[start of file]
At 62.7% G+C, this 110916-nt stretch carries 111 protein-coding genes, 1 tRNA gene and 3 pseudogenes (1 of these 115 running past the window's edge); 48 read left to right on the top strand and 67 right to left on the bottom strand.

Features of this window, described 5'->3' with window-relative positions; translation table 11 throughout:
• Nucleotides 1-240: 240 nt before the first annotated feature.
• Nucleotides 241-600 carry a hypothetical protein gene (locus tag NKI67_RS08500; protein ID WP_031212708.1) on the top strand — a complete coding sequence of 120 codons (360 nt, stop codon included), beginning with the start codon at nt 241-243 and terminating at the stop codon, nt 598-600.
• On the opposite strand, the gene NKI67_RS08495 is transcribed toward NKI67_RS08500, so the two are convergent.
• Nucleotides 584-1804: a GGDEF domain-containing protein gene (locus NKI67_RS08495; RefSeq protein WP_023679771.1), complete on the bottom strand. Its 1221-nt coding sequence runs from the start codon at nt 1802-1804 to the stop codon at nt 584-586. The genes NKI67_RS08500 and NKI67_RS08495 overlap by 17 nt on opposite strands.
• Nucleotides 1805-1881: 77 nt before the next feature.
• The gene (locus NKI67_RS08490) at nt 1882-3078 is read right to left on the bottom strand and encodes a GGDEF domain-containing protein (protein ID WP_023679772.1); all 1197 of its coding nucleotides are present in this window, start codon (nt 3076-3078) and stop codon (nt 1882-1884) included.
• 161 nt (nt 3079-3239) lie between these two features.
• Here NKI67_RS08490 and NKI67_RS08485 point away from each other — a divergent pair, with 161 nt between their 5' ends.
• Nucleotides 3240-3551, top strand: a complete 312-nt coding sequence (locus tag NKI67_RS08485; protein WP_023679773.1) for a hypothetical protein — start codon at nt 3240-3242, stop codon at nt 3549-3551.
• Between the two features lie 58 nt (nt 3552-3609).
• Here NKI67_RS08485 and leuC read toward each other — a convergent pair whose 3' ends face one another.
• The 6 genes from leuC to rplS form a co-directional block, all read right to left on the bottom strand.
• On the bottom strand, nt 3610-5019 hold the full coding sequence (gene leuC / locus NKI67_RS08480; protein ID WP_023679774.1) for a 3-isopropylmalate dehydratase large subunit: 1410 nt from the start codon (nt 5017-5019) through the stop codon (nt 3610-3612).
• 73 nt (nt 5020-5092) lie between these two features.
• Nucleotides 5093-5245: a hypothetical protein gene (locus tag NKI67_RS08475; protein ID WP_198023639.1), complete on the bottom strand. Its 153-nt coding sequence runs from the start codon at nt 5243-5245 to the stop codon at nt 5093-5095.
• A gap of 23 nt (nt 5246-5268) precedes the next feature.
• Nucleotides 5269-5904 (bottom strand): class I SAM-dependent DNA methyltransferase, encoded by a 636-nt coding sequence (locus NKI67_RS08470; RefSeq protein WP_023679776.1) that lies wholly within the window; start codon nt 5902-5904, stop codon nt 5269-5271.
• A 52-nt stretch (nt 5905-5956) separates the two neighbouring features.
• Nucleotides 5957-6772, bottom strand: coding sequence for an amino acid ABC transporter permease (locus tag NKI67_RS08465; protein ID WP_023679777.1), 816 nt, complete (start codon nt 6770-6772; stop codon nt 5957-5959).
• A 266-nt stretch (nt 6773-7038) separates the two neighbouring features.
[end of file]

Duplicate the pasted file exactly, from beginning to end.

At 62.7% G+C, this 110916-nt stretch carries 111 protein-coding genes, 1 tRNA gene and 3 pseudogenes (1 of these 115 running past the window's edge); 48 read left to right on the top strand and 67 right to left on the bottom strand.

Features of this window, described 5'->3' with window-relative positions; translation table 11 throughout:
• Nucleotides 1-240: 240 nt before the first annotated feature.
• Nucleotides 241-600 carry a hypothetical protein gene (locus tag NKI67_RS08500; protein ID WP_031212708.1) on the top strand — a complete coding sequence of 120 codons (360 nt, stop codon included), beginning with the start codon at nt 241-243 and terminating at the stop codon, nt 598-600.
• On the opposite strand, the gene NKI67_RS08495 is transcribed toward NKI67_RS08500, so the two are convergent.
• Nucleotides 584-1804: a GGDEF domain-containing protein gene (locus NKI67_RS08495; RefSeq protein WP_023679771.1), complete on the bottom strand. Its 1221-nt coding sequence runs from the start codon at nt 1802-1804 to the stop codon at nt 584-586. The genes NKI67_RS08500 and NKI67_RS08495 overlap by 17 nt on opposite strands.
• Nucleotides 1805-1881: 77 nt before the next feature.
• The gene (locus NKI67_RS08490) at nt 1882-3078 is read right to left on the bottom strand and encodes a GGDEF domain-containing protein (protein ID WP_023679772.1); all 1197 of its coding nucleotides are present in this window, start codon (nt 3076-3078) and stop codon (nt 1882-1884) included.
• 161 nt (nt 3079-3239) lie between these two features.
• Here NKI67_RS08490 and NKI67_RS08485 point away from each other — a divergent pair, with 161 nt between their 5' ends.
• Nucleotides 3240-3551, top strand: a complete 312-nt coding sequence (locus tag NKI67_RS08485; protein WP_023679773.1) for a hypothetical protein — start codon at nt 3240-3242, stop codon at nt 3549-3551.
• Between the two features lie 58 nt (nt 3552-3609).
• Here NKI67_RS08485 and leuC read toward each other — a convergent pair whose 3' ends face one another.
• The 6 genes from leuC to rplS form a co-directional block, all read right to left on the bottom strand.
• On the bottom strand, nt 3610-5019 hold the full coding sequence (gene leuC / locus NKI67_RS08480; protein ID WP_023679774.1) for a 3-isopropylmalate dehydratase large subunit: 1410 nt from the start codon (nt 5017-5019) through the stop codon (nt 3610-3612).
• 73 nt (nt 5020-5092) lie between these two features.
• Nucleotides 5093-5245: a hypothetical protein gene (locus tag NKI67_RS08475; protein ID WP_198023639.1), complete on the bottom strand. Its 153-nt coding sequence runs from the start codon at nt 5243-5245 to the stop codon at nt 5093-5095.
• A gap of 23 nt (nt 5246-5268) precedes the next feature.
• Nucleotides 5269-5904 (bottom strand): class I SAM-dependent DNA methyltransferase, encoded by a 636-nt coding sequence (locus NKI67_RS08470; RefSeq protein WP_023679776.1) that lies wholly within the window; start codon nt 5902-5904, stop codon nt 5269-5271.
• A 52-nt stretch (nt 5905-5956) separates the two neighbouring features.
• Nucleotides 5957-6772, bottom strand: coding sequence for an amino acid ABC transporter permease (locus tag NKI67_RS08465; protein ID WP_023679777.1), 816 nt, complete (start codon nt 6770-6772; stop codon nt 5957-5959).
• A 266-nt stretch (nt 6773-7038) separates the two neighbouring features.